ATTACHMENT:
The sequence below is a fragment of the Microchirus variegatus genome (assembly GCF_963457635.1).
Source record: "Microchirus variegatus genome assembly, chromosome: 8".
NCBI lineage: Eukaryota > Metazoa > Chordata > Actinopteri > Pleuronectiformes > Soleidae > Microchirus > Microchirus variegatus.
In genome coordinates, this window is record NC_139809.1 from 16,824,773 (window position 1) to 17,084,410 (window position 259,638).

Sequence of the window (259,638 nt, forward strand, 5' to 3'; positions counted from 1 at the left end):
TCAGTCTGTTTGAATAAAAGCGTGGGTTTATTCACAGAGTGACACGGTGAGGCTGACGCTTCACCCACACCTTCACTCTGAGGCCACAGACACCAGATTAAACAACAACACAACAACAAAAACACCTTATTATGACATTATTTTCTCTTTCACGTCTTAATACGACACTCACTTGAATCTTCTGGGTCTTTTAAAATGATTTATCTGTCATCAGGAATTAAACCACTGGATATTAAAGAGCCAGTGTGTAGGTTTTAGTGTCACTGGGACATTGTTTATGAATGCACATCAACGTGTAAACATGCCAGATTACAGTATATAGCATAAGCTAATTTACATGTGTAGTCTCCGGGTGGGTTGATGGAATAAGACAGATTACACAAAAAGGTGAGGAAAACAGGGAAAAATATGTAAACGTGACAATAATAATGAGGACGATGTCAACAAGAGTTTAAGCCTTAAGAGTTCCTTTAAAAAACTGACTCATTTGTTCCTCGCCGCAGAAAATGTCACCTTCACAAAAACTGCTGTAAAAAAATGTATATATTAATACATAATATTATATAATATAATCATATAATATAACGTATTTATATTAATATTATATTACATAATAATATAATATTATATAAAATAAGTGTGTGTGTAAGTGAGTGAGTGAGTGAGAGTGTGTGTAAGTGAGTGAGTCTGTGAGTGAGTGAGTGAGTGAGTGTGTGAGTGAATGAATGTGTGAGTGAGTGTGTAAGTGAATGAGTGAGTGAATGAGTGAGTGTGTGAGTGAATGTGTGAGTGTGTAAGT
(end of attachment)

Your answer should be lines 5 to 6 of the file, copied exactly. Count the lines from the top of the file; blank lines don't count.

Sequence of the window (259,638 nt, forward strand, 5' to 3'; positions counted from 1 at the left end):
TCAGTCTGTTTGAATAAAAGCGTGGGTTTATTCACAGAGTGACACGGTGAGGCTGACGCTTCACCCACACCTTCACTCTGAGGCCACAGACACCAGATTAAACAACAACACAACAACAAAAACACCTTATTATGACATTATTTTCTCTTTCACGTCTTAATACGACACTCACTTGAATCTTCTGGGTCTTTTAAAATGATTTATCTGTCATCAGGAATTAAACCACTGGATATTAAAGAGCCAGTGTGTAGGTTTTAGTGTCACTGGGACATTGTTTATGAATGCACATCAACGTGTAAACATGCCAGATTACAGTATATAGCATAAGCTAATTTACATGTGTAGTCTCCGGGTGGGTTGATGGAATAAGACAGATTACACAAAAAGGTGAGGAAAACAGGGAAAAATATGTAAACGTGACAATAATAATGAGGACGATGTCAACAAGAGTTTAAGCCTTAAGAGTTCCTTTAAAAAACTGACTCATTTGTTCCTCGCCGCAGAAAATGTCACCTTCACAAAAACTGCTGTAAAAAAATGTATATATTAATACATAATATTATATAATATAATCATATAATATAACGTATTTATATTAATATTATATTACATAATAATATAATATTATATAAAATAAGTGTGTGTGTAAGTGAGTGAGTGAGTGAGAGTGTGTGTAAGTGAGTGAGTCTGTGAGTGAGTGAGTGAGTGAGTGTGTGAGTGAATGAATGTGTGAGTGAGTGTGTAAGTGAATGAGTGAGTGAATGAGTGAGTGTGTGAGTGAATGTGTGAGTGTGTAAGT